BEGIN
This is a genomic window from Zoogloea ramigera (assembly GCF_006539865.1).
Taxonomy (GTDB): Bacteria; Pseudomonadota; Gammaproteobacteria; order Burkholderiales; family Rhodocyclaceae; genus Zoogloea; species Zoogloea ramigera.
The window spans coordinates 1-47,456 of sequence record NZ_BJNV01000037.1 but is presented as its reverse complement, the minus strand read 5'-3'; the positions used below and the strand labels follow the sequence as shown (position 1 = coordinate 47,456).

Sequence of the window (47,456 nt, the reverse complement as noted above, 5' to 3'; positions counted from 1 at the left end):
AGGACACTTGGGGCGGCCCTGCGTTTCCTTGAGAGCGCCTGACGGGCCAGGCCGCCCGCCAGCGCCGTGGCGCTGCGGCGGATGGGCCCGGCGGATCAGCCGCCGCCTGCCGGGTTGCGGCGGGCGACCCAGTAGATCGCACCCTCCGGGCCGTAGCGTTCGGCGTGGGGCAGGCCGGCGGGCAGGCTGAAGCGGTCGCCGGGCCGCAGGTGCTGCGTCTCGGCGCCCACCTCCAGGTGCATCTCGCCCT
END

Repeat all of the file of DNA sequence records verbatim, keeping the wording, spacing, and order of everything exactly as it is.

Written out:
This is a genomic window from Zoogloea ramigera (assembly GCF_006539865.1).
Taxonomy (GTDB): Bacteria; Pseudomonadota; Gammaproteobacteria; order Burkholderiales; family Rhodocyclaceae; genus Zoogloea; species Zoogloea ramigera.
The window spans coordinates 1-47,456 of sequence record NZ_BJNV01000037.1 but is presented as its reverse complement, the minus strand read 5'-3'; the positions used below and the strand labels follow the sequence as shown (position 1 = coordinate 47,456).

Sequence of the window (47,456 nt, the reverse complement as noted above, 5' to 3'; positions counted from 1 at the left end):
AGGACACTTGGGGCGGCCCTGCGTTTCCTTGAGAGCGCCTGACGGGCCAGGCCGCCCGCCAGCGCCGTGGCGCTGCGGCGGATGGGCCCGGCGGATCAGCCGCCGCCTGCCGGGTTGCGGCGGGCGACCCAGTAGATCGCACCCTCCGGGCCGTAGCGTTCGGCGTGGGGCAGGCCGGCGGGCAGGCTGAAGCGGTCGCCGGGCCGCAGGTGCTGCGTCTCGGCGCCCACCTCCAGGTGCATCTCGCCCT